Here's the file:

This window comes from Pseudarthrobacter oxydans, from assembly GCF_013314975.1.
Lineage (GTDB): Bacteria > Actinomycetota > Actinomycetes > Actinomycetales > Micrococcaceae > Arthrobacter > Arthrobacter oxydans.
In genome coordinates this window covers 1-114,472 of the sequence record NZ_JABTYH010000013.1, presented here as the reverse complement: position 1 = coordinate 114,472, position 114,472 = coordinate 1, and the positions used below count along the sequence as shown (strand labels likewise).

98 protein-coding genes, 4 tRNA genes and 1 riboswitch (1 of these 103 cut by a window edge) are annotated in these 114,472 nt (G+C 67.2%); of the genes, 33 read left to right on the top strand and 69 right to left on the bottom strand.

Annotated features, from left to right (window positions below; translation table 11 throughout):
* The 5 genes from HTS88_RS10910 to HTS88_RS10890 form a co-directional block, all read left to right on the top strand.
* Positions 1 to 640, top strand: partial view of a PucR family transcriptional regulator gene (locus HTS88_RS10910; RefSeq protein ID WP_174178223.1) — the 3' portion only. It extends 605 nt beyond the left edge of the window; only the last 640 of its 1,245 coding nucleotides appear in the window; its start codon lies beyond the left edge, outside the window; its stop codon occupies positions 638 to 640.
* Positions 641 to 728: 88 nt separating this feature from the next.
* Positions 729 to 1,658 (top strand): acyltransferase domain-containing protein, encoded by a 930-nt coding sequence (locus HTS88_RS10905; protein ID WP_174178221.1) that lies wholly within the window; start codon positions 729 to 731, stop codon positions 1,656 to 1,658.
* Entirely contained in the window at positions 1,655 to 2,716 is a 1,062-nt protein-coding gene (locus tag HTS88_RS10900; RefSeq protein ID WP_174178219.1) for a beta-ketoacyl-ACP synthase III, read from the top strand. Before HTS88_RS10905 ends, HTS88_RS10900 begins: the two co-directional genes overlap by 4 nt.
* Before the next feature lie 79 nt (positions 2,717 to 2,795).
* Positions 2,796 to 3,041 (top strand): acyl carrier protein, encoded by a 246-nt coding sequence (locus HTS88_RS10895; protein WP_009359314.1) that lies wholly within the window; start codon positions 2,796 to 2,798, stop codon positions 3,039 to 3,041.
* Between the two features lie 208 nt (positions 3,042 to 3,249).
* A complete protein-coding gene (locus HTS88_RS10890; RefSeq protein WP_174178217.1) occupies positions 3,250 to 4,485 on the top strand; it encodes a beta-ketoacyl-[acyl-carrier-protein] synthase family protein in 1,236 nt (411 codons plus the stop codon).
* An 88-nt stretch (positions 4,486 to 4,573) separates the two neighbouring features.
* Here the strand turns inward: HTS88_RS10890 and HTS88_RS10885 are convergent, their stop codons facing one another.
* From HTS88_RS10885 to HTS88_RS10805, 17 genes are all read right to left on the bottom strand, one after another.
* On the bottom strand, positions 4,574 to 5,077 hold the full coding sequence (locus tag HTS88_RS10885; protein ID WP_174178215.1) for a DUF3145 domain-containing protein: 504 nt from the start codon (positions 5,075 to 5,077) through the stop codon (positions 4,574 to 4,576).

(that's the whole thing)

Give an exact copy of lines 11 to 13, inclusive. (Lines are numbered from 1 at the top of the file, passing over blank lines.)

* Before the next feature lie 79 nt (positions 2,717 to 2,795).
* Positions 2,796 to 3,041 (top strand): acyl carrier protein, encoded by a 246-nt coding sequence (locus HTS88_RS10895; protein WP_009359314.1) that lies wholly within the window; start codon positions 2,796 to 2,798, stop codon positions 3,039 to 3,041.
* Between the two features lie 208 nt (positions 3,042 to 3,249).